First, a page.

Frequently Asked Questions: Lumber

1. What are Hardwoods and Softwoods?
2. Why does bird's eye occur in different kinds of wood?
3. The dimensions of rough cut lumber determine the lumber's nominal size. This can be misleading to a novice when lumber is referred to in sizes which are not the actual dimensions. So how does it work?
4. Is it better to paint a big project piece by piece or as a whole assembled together?
5. I've been building furniture, mostly out of pine, and I've been very disappointed to find that after a project is finished the joints become loose and some of the pieces no longer fit properly. I suspect that it has something to do with humidity. What do I do?
6. When did chestnut trees disappear?

1. What are Hardwoods and Softwoods?

The degree of hardness has no bearing on whether the wood is a hardwood or softwood. Hardwood was the lumber cut from deciduous or broad-leaved trees that produce enclose seeds such as cherry, maple, walnut, aak, etc. Softwood was the lumber cut from coniferous or needle-bearing trees that produce free unopened seeds such as the cones of fir, cedar and pine.

2. Why does bird's eye occur in different kinds of wood?

It hasn't been proven conclusively what the actual cause is, however it is known that it only occurs in trees which undergo growth stress from competing with surrounding trees for light and nourishment. Studies have shown that a tree which has developed bird's eye at an earlier stage of its life will no longer develop the figuring in future growth if the trees around it are cut down. Nearby maple trees that also developed bird's eye continued to do so if the neighbouring fauna was left undisturbed.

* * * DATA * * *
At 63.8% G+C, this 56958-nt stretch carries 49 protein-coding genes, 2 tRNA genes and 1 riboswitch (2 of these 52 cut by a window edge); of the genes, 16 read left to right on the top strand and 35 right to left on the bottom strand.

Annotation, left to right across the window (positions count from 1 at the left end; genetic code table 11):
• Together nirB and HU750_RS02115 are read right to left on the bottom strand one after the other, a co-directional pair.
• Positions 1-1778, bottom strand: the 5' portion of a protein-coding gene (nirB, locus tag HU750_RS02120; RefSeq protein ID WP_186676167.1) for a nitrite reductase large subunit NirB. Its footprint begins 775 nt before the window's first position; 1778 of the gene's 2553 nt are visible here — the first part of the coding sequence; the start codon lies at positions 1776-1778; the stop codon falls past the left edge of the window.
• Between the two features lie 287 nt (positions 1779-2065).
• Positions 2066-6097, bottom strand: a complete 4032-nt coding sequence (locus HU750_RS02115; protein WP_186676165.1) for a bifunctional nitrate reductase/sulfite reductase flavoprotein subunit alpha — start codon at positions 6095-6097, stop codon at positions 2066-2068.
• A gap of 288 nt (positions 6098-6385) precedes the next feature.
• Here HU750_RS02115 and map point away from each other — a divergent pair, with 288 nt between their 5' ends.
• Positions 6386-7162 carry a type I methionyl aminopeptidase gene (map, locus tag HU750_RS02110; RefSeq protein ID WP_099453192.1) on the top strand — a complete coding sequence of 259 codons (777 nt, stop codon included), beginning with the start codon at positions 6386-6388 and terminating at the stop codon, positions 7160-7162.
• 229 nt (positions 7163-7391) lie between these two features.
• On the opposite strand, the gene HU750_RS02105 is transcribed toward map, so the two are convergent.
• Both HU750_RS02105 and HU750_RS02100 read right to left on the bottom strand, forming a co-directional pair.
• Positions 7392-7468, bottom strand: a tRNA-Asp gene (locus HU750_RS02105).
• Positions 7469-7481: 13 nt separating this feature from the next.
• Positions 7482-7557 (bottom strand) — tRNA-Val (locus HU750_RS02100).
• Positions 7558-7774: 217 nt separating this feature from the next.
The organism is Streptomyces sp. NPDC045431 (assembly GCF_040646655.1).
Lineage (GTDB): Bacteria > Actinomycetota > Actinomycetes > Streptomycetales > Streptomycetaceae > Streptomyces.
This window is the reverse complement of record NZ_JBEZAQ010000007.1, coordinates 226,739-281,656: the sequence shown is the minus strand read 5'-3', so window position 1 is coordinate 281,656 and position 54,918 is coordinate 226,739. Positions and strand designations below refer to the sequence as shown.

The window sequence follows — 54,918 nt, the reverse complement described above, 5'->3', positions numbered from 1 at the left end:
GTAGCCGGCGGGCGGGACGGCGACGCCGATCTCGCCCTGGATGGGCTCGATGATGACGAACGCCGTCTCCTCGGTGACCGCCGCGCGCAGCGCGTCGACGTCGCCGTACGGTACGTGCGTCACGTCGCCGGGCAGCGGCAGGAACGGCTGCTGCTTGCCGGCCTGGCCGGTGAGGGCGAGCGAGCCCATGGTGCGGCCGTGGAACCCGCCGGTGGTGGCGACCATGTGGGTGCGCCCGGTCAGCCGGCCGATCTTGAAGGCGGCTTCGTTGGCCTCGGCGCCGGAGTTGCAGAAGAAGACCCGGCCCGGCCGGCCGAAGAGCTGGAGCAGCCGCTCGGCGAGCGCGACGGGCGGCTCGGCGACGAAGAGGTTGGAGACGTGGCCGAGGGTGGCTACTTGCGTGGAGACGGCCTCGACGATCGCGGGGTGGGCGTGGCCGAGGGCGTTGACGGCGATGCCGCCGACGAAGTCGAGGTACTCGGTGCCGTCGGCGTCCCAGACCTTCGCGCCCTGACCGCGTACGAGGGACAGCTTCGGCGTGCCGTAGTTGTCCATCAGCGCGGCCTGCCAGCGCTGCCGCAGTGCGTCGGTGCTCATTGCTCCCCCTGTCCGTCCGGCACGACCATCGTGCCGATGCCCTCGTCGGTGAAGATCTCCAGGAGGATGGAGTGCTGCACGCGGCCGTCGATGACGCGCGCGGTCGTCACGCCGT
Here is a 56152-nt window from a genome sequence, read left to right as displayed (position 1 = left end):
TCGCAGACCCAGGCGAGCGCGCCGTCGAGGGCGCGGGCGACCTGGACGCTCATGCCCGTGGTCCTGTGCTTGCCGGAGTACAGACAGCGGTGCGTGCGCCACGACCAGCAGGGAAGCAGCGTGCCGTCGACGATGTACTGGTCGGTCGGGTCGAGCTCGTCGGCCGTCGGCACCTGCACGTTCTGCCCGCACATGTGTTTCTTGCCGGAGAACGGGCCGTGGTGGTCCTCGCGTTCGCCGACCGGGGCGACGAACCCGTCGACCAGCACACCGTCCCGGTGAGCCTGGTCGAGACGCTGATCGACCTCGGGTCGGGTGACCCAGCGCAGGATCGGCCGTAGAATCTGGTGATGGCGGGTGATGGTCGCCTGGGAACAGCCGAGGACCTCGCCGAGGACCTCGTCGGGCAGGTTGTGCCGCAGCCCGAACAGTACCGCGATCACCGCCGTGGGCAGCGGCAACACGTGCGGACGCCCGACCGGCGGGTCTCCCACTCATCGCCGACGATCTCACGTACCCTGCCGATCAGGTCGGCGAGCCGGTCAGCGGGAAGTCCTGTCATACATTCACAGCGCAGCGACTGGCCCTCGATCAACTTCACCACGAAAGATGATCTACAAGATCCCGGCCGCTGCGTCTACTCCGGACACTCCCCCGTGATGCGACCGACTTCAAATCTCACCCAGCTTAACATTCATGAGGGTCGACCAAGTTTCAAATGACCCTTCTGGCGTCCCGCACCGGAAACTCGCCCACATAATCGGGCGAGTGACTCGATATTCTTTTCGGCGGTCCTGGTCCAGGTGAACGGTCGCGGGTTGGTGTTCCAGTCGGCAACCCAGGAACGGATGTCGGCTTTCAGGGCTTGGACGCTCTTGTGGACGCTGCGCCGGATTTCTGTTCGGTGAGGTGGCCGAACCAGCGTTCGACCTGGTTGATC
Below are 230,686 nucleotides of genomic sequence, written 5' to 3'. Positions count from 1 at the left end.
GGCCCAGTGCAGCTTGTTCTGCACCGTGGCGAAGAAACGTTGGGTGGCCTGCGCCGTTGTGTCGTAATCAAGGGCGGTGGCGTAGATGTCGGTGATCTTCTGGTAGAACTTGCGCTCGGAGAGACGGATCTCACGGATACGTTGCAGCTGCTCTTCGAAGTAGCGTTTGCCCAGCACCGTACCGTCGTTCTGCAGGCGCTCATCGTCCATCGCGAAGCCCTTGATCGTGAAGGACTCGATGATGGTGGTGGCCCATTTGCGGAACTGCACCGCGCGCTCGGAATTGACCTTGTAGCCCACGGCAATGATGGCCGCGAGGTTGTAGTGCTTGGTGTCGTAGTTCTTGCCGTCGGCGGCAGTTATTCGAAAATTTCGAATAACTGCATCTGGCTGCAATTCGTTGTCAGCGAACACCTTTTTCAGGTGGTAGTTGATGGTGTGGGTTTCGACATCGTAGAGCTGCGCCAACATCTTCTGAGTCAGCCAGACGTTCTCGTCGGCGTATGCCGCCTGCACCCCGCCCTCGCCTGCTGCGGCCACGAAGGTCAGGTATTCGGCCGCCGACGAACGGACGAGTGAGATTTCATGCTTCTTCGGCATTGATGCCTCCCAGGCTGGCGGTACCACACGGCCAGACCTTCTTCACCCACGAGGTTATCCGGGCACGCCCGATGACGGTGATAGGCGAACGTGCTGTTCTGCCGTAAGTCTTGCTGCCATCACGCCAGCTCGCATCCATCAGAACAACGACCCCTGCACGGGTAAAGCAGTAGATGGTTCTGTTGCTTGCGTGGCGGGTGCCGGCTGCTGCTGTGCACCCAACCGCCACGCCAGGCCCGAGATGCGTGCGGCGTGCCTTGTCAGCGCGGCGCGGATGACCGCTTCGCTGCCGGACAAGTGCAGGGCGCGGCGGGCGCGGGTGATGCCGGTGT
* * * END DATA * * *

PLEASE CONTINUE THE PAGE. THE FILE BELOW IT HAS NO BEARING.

3. The dimensions of rough cut lumber determine the lumber's nominal size. This can be misleading to a novice when lumber is referred to in sizes which are not the actual dimensions. So how does it work?

After surfacing, a board might be reduced by as much as 1/4" on each side but it will still be identified by the nominal width. This is the erosion a nominal 2" x 4" board, a "two-by-four", is actually only one and one half by three and one half inches in size. Here are the nominal and actual sizes for most common lumber: A nominal 1" x 2" is actually 3/4" x 1-1/2. A nominal 1" x 6" is actually 3/4" x 5-1/2"; a nominal 2" x 4" is actually 1-1/2" x 3-1/2". Most construction lumber is supplied in lengths of eight, ten, and twelve feet.

4. Is it better to paint a big project piece by piece or as a whole assembled together?

Piece by piece is always the best way to get full coverage and to avoid painting around hardware, etc.

5. I've been building furniture, mostly out of pine, and I've been very disappointed to find that after a project is finished the joints become loose and some of the pieces no longer fit properly. I suspect that it has something to do with humidity. What do I do?

Wood is an organic substance and expands and contracts with changes in humidity... always has... always will! The secret is to work the wood only after it has adjusted to local conditions. Every workshop should be equipped with a storage area where wood can be air dried. Wood should be purchased well in advance and its moisture content should be in a 7 to 12% range. You can usually be assured that the wood is not to wet if it is sold as "kiln dried", however even then it is a good idea to let it air dry in your shop for a while. Following these procedures should minimize shrinkage and splitting.

6. When did chestnut trees disappear?

Chestnut blight has devastated North American stocks over the past 20 years. Wood from infected trees is of no commercial value. In an effort to contain the spread of the disease there are severe restrictions on the cutting and transportation of the timber.